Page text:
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Greece's Shrinking Economy Could Aid Anti-Austerity Parties

What austerity hath wrought: more Greeks on the streets

ATHENS – Despite more than two years of record cost-cutting, including slashes in salaries and pensions in addition to record tax hikes demanded by international lenders in return for $325 billion in two bailouts, Greece’s economy is continuing its downward slide as the austerity measures have worsened into a deep recession, raising unemployment to 21.9 percent and shutting down 1,000 businesses a week.
As Greeks get set to vote in critical June 17 elections that could determine whether anti-austerity parties win and take Greece out of the Eurozone of the 17 countries using the euro as a currency, opponents of the draconian measures got more ammunition with data showing that the Gross Domestic Product (GDP) shrank in the first quarter by 6.5 percent, indicating that the austerity measures have failed. Led by the Coalition of the Radical Left (SYRIZA) the anti-austerity parties won 68 percent of the vote in the stalemated May 6 elections and are poised to win a sizable majority again.
The first quarter GDP preliminary projection was based on seasonally unadjusted data. It topped a previous minus-6.2 percent year-on-year flash estimate and follows a 7.5 percent year-on-year GDP decline in the last quarter of 2012, statistics service ELSTAT said. A narrower trade deficit provided some relief but was not enough to make up for sharp falls in consumer and investment spending.
“The positive reading in exports and shrinking imports could not offset the decline in consumption and fixed capital investment,” said National Bank economist Nikos Magginas. “Recessionary pressures will continue unabated in the second quarter. Uncertainty coupled with the labor market’s deterioration will further limit domestic spending while support from export sectors is seen as weak,” he said.
The austerity measures have made Greeks keep their wallets in their pockets, driving down tax revenues instead of raising them, despite a doubling of income and property taxes and new taxes assessed on the poor as many Greeks have been driven to hide their incomes and evade taxes. Consumer spending fell 7.5 percent year-on-year in the first three months of the year while gross capital investment plunged 21.3 percent as the cash-strapped government struggled to shrink the budget hole.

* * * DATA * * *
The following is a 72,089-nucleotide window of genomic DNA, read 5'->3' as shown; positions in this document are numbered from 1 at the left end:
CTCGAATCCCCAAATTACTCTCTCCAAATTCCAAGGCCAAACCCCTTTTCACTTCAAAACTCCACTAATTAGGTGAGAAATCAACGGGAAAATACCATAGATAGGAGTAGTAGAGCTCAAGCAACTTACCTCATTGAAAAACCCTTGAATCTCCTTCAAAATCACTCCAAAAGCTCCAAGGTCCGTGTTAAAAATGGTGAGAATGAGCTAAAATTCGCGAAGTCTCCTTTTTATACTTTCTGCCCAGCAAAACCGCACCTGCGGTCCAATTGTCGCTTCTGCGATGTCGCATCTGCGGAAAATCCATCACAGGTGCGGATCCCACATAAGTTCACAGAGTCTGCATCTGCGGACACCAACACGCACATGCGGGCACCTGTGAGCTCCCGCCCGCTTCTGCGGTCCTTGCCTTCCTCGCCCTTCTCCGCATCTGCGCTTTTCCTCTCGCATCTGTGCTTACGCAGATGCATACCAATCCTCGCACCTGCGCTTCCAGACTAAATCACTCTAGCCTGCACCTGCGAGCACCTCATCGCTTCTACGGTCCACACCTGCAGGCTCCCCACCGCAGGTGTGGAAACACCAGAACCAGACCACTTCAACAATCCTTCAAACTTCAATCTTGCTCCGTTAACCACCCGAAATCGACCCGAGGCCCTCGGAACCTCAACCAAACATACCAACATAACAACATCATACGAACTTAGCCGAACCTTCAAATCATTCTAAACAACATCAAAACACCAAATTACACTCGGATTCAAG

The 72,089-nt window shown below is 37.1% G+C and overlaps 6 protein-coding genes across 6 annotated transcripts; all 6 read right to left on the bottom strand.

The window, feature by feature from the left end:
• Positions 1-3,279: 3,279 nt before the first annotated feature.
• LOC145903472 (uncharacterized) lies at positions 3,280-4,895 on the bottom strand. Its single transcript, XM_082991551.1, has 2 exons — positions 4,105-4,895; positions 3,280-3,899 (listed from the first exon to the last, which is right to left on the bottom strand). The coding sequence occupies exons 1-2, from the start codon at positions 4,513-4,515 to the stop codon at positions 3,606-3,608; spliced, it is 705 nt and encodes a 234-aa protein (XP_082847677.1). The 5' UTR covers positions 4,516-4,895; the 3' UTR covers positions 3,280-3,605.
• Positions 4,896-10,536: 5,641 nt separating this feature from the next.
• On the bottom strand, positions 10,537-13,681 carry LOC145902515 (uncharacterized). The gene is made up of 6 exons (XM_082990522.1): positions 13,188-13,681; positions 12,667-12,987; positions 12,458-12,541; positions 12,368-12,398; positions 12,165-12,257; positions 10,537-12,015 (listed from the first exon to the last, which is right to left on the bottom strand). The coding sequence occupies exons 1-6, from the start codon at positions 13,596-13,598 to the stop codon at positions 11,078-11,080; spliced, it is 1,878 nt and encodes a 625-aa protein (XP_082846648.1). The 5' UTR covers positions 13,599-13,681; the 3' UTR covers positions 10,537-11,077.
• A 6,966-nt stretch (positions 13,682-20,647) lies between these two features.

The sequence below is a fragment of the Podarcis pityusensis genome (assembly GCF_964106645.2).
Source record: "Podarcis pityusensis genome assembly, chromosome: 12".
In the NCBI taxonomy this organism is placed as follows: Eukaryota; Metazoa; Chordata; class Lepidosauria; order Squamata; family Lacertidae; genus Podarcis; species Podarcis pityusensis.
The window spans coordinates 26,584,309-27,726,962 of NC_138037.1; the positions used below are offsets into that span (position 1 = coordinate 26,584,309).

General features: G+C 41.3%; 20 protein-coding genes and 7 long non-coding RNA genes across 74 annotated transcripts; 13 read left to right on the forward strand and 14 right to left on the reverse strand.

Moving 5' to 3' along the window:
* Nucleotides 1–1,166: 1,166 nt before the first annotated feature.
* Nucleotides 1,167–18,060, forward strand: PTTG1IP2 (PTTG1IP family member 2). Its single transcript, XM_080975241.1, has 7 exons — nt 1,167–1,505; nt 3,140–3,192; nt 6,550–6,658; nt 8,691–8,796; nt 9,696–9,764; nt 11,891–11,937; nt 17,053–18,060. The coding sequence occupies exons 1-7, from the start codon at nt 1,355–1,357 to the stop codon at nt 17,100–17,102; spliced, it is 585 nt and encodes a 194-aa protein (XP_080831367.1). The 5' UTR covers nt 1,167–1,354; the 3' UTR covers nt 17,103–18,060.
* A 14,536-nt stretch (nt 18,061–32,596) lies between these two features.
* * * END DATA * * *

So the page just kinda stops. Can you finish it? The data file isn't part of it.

The recession, now in its fifth year, weakened imports, helping to reduce the trade deficit by 41.9 percent and partly contained the contraction in GDP. The $300 billion Greek economy is expected to contract by 5-5.3 percent overall this year, based on recent central bank and OECD forecasts, making it even more unlikely the country can recover from the downward spiral initiated by austerity that the Troika of the European Union-International Monetary Fund-European Central Bank (EU-IMF-ECB) said was required because of decades of overspending and the once-ruling parties of New Democracy and PASOK packing public payrolls with hundreds of thousands of unnecessary hires in return for votes.
Greece is surviving on a first round bailout of $152 billion and waiting for a second of $173 billion that is being withheld until the election results. The Troika has warned that the new government must cut spending another $15 billion and continue with reforms or face the risk that the money pipeline could be shut off.
“Most recent higher-frequency macro data signal no concrete improvement in the second quarter. Domestic political developments and the evolution of the euro area crisis will be crucial for the domestic economic outlook in the second half,” Eurobank economist Platon Monokroussos told Reuters. Other data showed that weak domestic demand led to a further easing in consumer inflation to 1.4 percent, but that was of little solace to Greeks who have already stopped spending.
Greece must stick to the austerity commitments it has made if it wants to remain part of the Eurozone after elections on June 17, German Chancellor Angela Merkel said. Speaking after conferences with New Zealand’s Prime Minister John Key, Merkel said, “What we have always said is that we want Greece to remain a member of the eurozone. The precondition for that to succeed is that the future Greek government sticks to the memorandum that was agreed with the International Monetary Fund, European Central Bank and the European Commission.”
U.S. President Barack Obama issued a similar warning. “We recognize the sacrifices that the Greek people have made, and European leaders understand the need to provide support if the Greek people choose to remain in the Eurozone,” Obama said. “But the Greek people also need to recognize that their hardships will likely be worse if they choose to exit from the Eurozone,” he said.
(Sources: Kathimerini, Reuters, AFP)

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